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Jun 23, 2022

President Joe Biden and First Lady Dr. Jill Biden welcomed 27 wounded warriors at the White House today for the annual Wounded Warrior Project® (WWP) Soldier Ride®. Soldier Ride is a nationally...

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Wounded Warrior Project® (WWP) today applauded the historic U.S. Senate passage of the SFC Heath Robinson Honoring Our PACT Act. The legislation will finally guarantee care and benefits for...

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JACKSONVILLE, Fla. (June 10, 2022) – Barriers to care delay treatment for veterans dealing with post-traumatic stress disorder (PTSD). For wounded veterans, stigma can be one of the biggest...

Injured Veterans Find New Capabilities at Adaptive Sports Clinic

GAINESVILLE, Fla., March 29, 2019 /PRNewswire/ -- Army veteran and Gainesville resident Charles Miller had tried other adaptive sports, but not jiu jitsu. He expected a brief exchange with a sparring partner he could not see, but who sounded younger and stronger. Instead, he pinned his opponent down on the mat and subdued him. Charles, who has impaired vision, found new confidence and a sense of empowerment at a Wounded Warrior Project® (WWP) adaptive sports clinic in Orlando, Florida.

Injured Veterans and Physical Wellness

Charles and a group of veterans from around the country, many of whom have visual impairments, participated in adaptive sports like jiu jitsu, rock climbing, goalball, and other games that reignite the excitement of competitive and recreational sports.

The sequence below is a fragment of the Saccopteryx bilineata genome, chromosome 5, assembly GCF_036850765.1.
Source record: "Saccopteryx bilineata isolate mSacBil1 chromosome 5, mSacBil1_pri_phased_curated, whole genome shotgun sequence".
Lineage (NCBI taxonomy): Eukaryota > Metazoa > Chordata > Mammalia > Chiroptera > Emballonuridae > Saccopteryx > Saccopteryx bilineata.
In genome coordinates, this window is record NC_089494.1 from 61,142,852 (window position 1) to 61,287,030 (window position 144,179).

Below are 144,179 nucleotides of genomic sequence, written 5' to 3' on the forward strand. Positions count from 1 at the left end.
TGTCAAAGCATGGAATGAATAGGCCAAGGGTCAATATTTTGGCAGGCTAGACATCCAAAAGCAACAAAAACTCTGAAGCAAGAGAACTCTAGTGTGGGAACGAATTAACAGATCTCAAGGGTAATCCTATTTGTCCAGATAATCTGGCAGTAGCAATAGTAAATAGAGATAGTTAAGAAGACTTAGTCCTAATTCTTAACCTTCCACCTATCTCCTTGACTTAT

As a 28-year veteran of the Army and Army Reserves, Charles described a transition many veterans face. "When we come back injured and are medically retired, we feel like we're broken," Charles said. "You feel like your life is gone and even your family and friends treat you differently. But you feel the same on the inside. Wounded Warrior Project shows us how to live beyond disability. I can be blind and go rock climbing. That's an amazing feeling."

Charles began losing vision years ago as a result of retinitis pigmentosa, a disease that affects the retina – the light-sensitive lining of the eye. He remains independent with help from a guide dog, friends and family, and technology.

"What Wounded Warrior Project does so well is be supportive and encourage us to experience things," Charles said. "It opens up a world that many of us thought was lost."

In adaptive sports, service-related injuries are no longer restrictions, but instead serve as gateways to each warrior's new capabilities and mission in life. Wounded warriors with various physical limitations can participate in WWP adaptive sports.

After each WWP adaptive sports clinic, warriors receive tools and assistance to continue improving their skills at home in their communities, where they can take part in competitions or join adaptive sports teams.

Learn more about WWP's adaptive sports activities and wellness for warriors and caregivers at https://wwp.news/WWP.

About Wounded Warrior Project
Since 2003, Wounded Warrior Project® (WWP) has been meeting the growing needs of warriors, their families, and caregivers – helping them achieve their highest ambition. Learn more: http://newsroom.woundedwarriorproject.org/about-us.

 

 

 

SOURCE Wounded Warrior Project

For further information: Vesta M. Anderson, Public Relations, vanderson@woundedwarriorproject.org, 904.570.0771

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